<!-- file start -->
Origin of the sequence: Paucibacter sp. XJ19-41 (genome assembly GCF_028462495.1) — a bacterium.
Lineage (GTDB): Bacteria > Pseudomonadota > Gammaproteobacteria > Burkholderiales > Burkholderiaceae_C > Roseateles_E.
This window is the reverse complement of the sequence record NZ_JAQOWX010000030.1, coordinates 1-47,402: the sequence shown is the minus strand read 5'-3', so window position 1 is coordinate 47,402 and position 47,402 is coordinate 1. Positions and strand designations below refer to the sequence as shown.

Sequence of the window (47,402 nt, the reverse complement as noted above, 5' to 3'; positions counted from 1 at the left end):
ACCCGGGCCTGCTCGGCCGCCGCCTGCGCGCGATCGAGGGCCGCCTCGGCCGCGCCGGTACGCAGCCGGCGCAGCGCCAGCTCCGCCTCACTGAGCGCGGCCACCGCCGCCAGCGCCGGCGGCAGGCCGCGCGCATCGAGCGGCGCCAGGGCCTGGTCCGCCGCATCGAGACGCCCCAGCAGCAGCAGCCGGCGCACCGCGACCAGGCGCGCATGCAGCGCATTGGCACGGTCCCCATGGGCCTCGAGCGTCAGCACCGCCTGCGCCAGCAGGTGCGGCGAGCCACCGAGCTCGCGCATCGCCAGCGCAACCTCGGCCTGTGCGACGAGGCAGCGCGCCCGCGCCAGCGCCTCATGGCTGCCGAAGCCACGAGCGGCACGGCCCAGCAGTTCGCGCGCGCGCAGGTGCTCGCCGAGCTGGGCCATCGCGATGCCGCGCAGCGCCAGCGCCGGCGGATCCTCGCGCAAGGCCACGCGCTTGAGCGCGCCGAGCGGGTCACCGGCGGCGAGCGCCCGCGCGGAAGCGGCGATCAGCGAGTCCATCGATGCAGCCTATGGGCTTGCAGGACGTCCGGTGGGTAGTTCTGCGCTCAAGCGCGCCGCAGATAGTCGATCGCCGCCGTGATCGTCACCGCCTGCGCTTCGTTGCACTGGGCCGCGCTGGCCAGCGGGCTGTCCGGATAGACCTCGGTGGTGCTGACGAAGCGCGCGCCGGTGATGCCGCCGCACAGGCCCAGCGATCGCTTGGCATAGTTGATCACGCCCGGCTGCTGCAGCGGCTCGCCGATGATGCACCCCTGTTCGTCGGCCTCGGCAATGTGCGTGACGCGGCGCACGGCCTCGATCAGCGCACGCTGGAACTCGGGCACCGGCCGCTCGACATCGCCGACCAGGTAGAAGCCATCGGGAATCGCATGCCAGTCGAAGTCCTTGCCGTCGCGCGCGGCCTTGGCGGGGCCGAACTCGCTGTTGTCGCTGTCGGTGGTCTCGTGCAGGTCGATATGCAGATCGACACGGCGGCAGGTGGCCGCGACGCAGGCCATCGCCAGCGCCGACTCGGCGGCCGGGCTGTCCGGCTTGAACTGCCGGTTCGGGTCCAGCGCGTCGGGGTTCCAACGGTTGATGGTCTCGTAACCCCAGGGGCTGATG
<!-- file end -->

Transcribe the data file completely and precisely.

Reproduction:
Origin of the sequence: Paucibacter sp. XJ19-41 (genome assembly GCF_028462495.1) — a bacterium.
Lineage (GTDB): Bacteria > Pseudomonadota > Gammaproteobacteria > Burkholderiales > Burkholderiaceae_C > Roseateles_E.
This window is the reverse complement of the sequence record NZ_JAQOWX010000030.1, coordinates 1-47,402: the sequence shown is the minus strand read 5'-3', so window position 1 is coordinate 47,402 and position 47,402 is coordinate 1. Positions and strand designations below refer to the sequence as shown.

Sequence of the window (47,402 nt, the reverse complement as noted above, 5' to 3'; positions counted from 1 at the left end):
ACCCGGGCCTGCTCGGCCGCCGCCTGCGCGCGATCGAGGGCCGCCTCGGCCGCGCCGGTACGCAGCCGGCGCAGCGCCAGCTCCGCCTCACTGAGCGCGGCCACCGCCGCCAGCGCCGGCGGCAGGCCGCGCGCATCGAGCGGCGCCAGGGCCTGGTCCGCCGCATCGAGACGCCCCAGCAGCAGCAGCCGGCGCACCGCGACCAGGCGCGCATGCAGCGCATTGGCACGGTCCCCATGGGCCTCGAGCGTCAGCACCGCCTGCGCCAGCAGGTGCGGCGAGCCACCGAGCTCGCGCATCGCCAGCGCAACCTCGGCCTGTGCGACGAGGCAGCGCGCCCGCGCCAGCGCCTCATGGCTGCCGAAGCCACGAGCGGCACGGCCCAGCAGTTCGCGCGCGCGCAGGTGCTCGCCGAGCTGGGCCATCGCGATGCCGCGCAGCGCCAGCGCCGGCGGATCCTCGCGCAAGGCCACGCGCTTGAGCGCGCCGAGCGGGTCACCGGCGGCGAGCGCCCGCGCGGAAGCGGCGATCAGCGAGTCCATCGATGCAGCCTATGGGCTTGCAGGACGTCCGGTGGGTAGTTCTGCGCTCAAGCGCGCCGCAGATAGTCGATCGCCGCCGTGATCGTCACCGCCTGCGCTTCGTTGCACTGGGCCGCGCTGGCCAGCGGGCTGTCCGGATAGACCTCGGTGGTGCTGACGAAGCGCGCGCCGGTGATGCCGCCGCACAGGCCCAGCGATCGCTTGGCATAGTTGATCACGCCCGGCTGCTGCAGCGGCTCGCCGATGATGCACCCCTGTTCGTCGGCCTCGGCAATGTGCGTGACGCGGCGCACGGCCTCGATCAGCGCACGCTGGAACTCGGGCACCGGCCGCTCGACATCGCCGACCAGGTAGAAGCCATCGGGAATCGCATGCCAGTCGAAGTCCTTGCCGTCGCGCGCGGCCTTGGCGGGGCCGAACTCGCTGTTGTCGCTGTCGGTGGTCTCGTGCAGGTCGATATGCAGATCGACACGGCGGCAGGTGGCCGCGACGCAGGCCATCGCCAGCGCCGACTCGGCGGCCGGGCTGTCCGGCTTGAACTGCCGGTTCGGGTCCAGCGCGTCGGGGTTCCAACGGTTGATGGTCTCGTAACCCCAGGGGCTGATG